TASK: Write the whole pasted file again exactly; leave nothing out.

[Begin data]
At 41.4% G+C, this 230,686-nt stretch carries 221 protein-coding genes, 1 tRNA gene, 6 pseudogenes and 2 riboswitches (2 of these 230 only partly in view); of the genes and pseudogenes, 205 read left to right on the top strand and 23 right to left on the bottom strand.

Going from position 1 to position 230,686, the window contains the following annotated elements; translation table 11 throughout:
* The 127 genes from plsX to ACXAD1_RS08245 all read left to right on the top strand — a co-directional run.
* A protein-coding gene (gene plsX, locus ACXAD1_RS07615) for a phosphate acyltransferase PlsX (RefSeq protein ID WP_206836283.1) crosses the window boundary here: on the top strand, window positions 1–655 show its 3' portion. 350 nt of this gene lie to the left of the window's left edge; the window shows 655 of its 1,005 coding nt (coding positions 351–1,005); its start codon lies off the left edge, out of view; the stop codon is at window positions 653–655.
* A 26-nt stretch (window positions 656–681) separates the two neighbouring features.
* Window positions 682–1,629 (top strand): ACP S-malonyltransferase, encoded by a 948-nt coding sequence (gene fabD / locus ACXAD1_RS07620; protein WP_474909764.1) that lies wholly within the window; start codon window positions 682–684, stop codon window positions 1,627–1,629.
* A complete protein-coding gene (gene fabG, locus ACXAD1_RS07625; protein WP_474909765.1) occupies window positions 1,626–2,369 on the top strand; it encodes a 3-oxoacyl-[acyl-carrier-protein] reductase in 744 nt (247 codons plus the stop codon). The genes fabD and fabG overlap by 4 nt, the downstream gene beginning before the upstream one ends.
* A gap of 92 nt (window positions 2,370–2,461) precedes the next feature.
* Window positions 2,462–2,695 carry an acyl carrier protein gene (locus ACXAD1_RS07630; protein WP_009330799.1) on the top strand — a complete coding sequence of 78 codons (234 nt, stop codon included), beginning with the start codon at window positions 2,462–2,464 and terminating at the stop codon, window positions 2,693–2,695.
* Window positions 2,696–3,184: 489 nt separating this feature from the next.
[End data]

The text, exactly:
At 41.4% G+C, this 230,686-nt stretch carries 221 protein-coding genes, 1 tRNA gene, 6 pseudogenes and 2 riboswitches (2 of these 230 only partly in view); of the genes and pseudogenes, 205 read left to right on the top strand and 23 right to left on the bottom strand.

Going from position 1 to position 230,686, the window contains the following annotated elements; translation table 11 throughout:
* The 127 genes from plsX to ACXAD1_RS08245 all read left to right on the top strand — a co-directional run.
* A protein-coding gene (gene plsX, locus ACXAD1_RS07615) for a phosphate acyltransferase PlsX (RefSeq protein ID WP_206836283.1) crosses the window boundary here: on the top strand, window positions 1–655 show its 3' portion. 350 nt of this gene lie to the left of the window's left edge; the window shows 655 of its 1,005 coding nt (coding positions 351–1,005); its start codon lies off the left edge, out of view; the stop codon is at window positions 653–655.
* A 26-nt stretch (window positions 656–681) separates the two neighbouring features.
* Window positions 682–1,629 (top strand): ACP S-malonyltransferase, encoded by a 948-nt coding sequence (gene fabD / locus ACXAD1_RS07620; protein WP_474909764.1) that lies wholly within the window; start codon window positions 682–684, stop codon window positions 1,627–1,629.
* A complete protein-coding gene (gene fabG, locus ACXAD1_RS07625; protein WP_474909765.1) occupies window positions 1,626–2,369 on the top strand; it encodes a 3-oxoacyl-[acyl-carrier-protein] reductase in 744 nt (247 codons plus the stop codon). The genes fabD and fabG overlap by 4 nt, the downstream gene beginning before the upstream one ends.
* A gap of 92 nt (window positions 2,370–2,461) precedes the next feature.
* Window positions 2,462–2,695 carry an acyl carrier protein gene (locus ACXAD1_RS07630; protein WP_009330799.1) on the top strand — a complete coding sequence of 78 codons (234 nt, stop codon included), beginning with the start codon at window positions 2,462–2,464 and terminating at the stop codon, window positions 2,693–2,695.
* Window positions 2,696–3,184: 489 nt separating this feature from the next.